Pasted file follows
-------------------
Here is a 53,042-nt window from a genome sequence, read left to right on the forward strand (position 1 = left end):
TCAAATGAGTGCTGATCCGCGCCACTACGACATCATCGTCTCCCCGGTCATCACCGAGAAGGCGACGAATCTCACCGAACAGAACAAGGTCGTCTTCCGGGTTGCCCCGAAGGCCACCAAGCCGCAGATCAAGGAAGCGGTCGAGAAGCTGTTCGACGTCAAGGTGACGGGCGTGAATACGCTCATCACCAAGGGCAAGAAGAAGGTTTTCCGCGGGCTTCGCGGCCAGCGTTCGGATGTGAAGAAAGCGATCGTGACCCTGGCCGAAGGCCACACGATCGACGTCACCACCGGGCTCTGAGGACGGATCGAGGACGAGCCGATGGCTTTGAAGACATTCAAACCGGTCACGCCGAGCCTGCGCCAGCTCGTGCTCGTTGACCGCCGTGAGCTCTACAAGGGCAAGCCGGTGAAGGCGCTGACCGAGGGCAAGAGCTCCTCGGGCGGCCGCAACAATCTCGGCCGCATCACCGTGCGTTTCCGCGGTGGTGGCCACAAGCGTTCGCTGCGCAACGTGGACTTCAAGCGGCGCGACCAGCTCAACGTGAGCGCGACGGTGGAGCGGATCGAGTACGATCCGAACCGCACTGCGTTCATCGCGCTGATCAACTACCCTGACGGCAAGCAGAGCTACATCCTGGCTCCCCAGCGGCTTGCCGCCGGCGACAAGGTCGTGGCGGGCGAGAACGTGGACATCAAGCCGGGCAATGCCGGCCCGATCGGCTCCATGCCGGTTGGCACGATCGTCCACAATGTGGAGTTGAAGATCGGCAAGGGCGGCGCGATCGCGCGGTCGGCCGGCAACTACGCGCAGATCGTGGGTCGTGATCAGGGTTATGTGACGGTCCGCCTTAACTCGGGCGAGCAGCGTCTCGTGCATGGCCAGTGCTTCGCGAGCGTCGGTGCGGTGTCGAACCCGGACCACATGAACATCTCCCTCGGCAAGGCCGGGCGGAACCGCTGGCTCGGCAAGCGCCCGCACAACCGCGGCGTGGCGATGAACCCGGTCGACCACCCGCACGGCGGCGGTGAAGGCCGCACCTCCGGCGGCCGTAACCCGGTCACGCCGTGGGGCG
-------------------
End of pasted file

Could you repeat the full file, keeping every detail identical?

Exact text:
Here is a 53,042-nt window from a genome sequence, read left to right on the forward strand (position 1 = left end):
TCAAATGAGTGCTGATCCGCGCCACTACGACATCATCGTCTCCCCGGTCATCACCGAGAAGGCGACGAATCTCACCGAACAGAACAAGGTCGTCTTCCGGGTTGCCCCGAAGGCCACCAAGCCGCAGATCAAGGAAGCGGTCGAGAAGCTGTTCGACGTCAAGGTGACGGGCGTGAATACGCTCATCACCAAGGGCAAGAAGAAGGTTTTCCGCGGGCTTCGCGGCCAGCGTTCGGATGTGAAGAAAGCGATCGTGACCCTGGCCGAAGGCCACACGATCGACGTCACCACCGGGCTCTGAGGACGGATCGAGGACGAGCCGATGGCTTTGAAGACATTCAAACCGGTCACGCCGAGCCTGCGCCAGCTCGTGCTCGTTGACCGCCGTGAGCTCTACAAGGGCAAGCCGGTGAAGGCGCTGACCGAGGGCAAGAGCTCCTCGGGCGGCCGCAACAATCTCGGCCGCATCACCGTGCGTTTCCGCGGTGGTGGCCACAAGCGTTCGCTGCGCAACGTGGACTTCAAGCGGCGCGACCAGCTCAACGTGAGCGCGACGGTGGAGCGGATCGAGTACGATCCGAACCGCACTGCGTTCATCGCGCTGATCAACTACCCTGACGGCAAGCAGAGCTACATCCTGGCTCCCCAGCGGCTTGCCGCCGGCGACAAGGTCGTGGCGGGCGAGAACGTGGACATCAAGCCGGGCAATGCCGGCCCGATCGGCTCCATGCCGGTTGGCACGATCGTCCACAATGTGGAGTTGAAGATCGGCAAGGGCGGCGCGATCGCGCGGTCGGCCGGCAACTACGCGCAGATCGTGGGTCGTGATCAGGGTTATGTGACGGTCCGCCTTAACTCGGGCGAGCAGCGTCTCGTGCATGGCCAGTGCTTCGCGAGCGTCGGTGCGGTGTCGAACCCGGACCACATGAACATCTCCCTCGGCAAGGCCGGGCGGAACCGCTGGCTCGGCAAGCGCCCGCACAACCGCGGCGTGGCGATGAACCCGGTCGACCACCCGCACGGCGGCGGTGAAGGCCGCACCTCCGGCGGCCGTAACCCGGTCACGCCGTGGGGCG